He rang the bell and turned the knob. Always unlocked. He stepped in. His mother came down the hall. “He’s not good, Will.”

He nodded. “These are for you. Happy Mother’s Day.” He handed her the carnations. She smiled. “I’ll find a vase.”

He followed her to the kitchen. “Go say hello. He’s awake.”

He walked to their bedroom. His father lay there in the hospital bed. Shrunken. Pale. Eyes closed. 

“Hi, dad.”

His father opened his eyes. Nodded slightly.

He took a corsage and a card out of the bag. “I got these for you to give mom. Can you sign the card?”

His dad shook his head. His eyes clouded.

“Okay, I’ll sign for you.” He pulled a pen from his shirt pocket, opened the card. To My Wife on Mother’s Day. He signed the card, Love, John. He had already written Dear Madeline across the top of the card.

He put the card in the envelope, a matching yellow. Left the card and the corsage on the side of the bed. “I’ll get mom.”

He went back to the kitchen. “He needs you for a minute.”

His mom wiped her hands on a towel and went back to the bedroom.

He poured himself a cup of coffee and sat at the table. Stared out the window. Took in a deep breath.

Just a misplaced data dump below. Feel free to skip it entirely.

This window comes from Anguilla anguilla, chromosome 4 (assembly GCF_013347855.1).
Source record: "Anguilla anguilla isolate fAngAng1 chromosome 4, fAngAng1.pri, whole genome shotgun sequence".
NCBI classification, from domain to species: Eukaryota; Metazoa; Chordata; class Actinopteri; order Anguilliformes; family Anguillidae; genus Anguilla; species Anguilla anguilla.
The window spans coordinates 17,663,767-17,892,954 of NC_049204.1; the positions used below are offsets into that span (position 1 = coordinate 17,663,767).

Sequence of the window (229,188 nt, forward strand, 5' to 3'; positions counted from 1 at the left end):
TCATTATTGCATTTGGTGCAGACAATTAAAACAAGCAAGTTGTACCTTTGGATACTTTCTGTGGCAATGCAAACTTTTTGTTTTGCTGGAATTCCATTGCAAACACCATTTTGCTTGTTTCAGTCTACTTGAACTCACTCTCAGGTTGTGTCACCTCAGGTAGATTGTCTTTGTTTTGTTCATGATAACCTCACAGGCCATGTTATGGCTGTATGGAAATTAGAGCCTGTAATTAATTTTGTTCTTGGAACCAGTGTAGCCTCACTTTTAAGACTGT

A while later his mom came back to the kitchen, her eyes wet. “Thank you for doing that for him.”

She busied herself preparing supper. A light meal. Shrimp cocktail, potato salad, deviled eggs. “I doubt he’ll eat anything.”

After they ate, his mom’s friend Angela stopped by. With a crumb cake from the local deli. 

He stretched out on the couch for a nap. Fell asleep to the hushed tones from the kitchen.

He slept longer than he expected. Night had fallen. The house was quiet. Angela came into the living room. “Your dad is gone.”

“How’s mom?”

“Having coffee. Do you want to see your dad?”


He stepped into the bedroom again. The Mother’s Day card stood on the night table. The corsage was on her pillow. 

He stood looking down at his dad. His dad’s body. With an index finger he gently closed his dad’s eyes. 

The doorbell rang. Moments later two undertakers stepped into the bedroom. They said nothing. He moved aside, walked back to the kitchen. His mom sat at the table, Angela next to her, holding her hand.

His mom looked up. “He’s at peace now. No more pain.”

He nodded.

“See if the undertakers need anything.”

As he approached the bedroom, he heard the zip of the body bag. He stopped. They came out of the room. He met their eyes. Nodded.

He walked ahead of them to the front door. Held it open for them. Stood in the doorway. A dark moonless night. He watched them carry the body bag – his dad – to their van. Watched them put him in the back, close the doors, drive off. Fade into the black night.

Today she didn’t tell me the flowers would die. Dad died, instead.

He went back inside.


As always, comments are welcome. Thanks.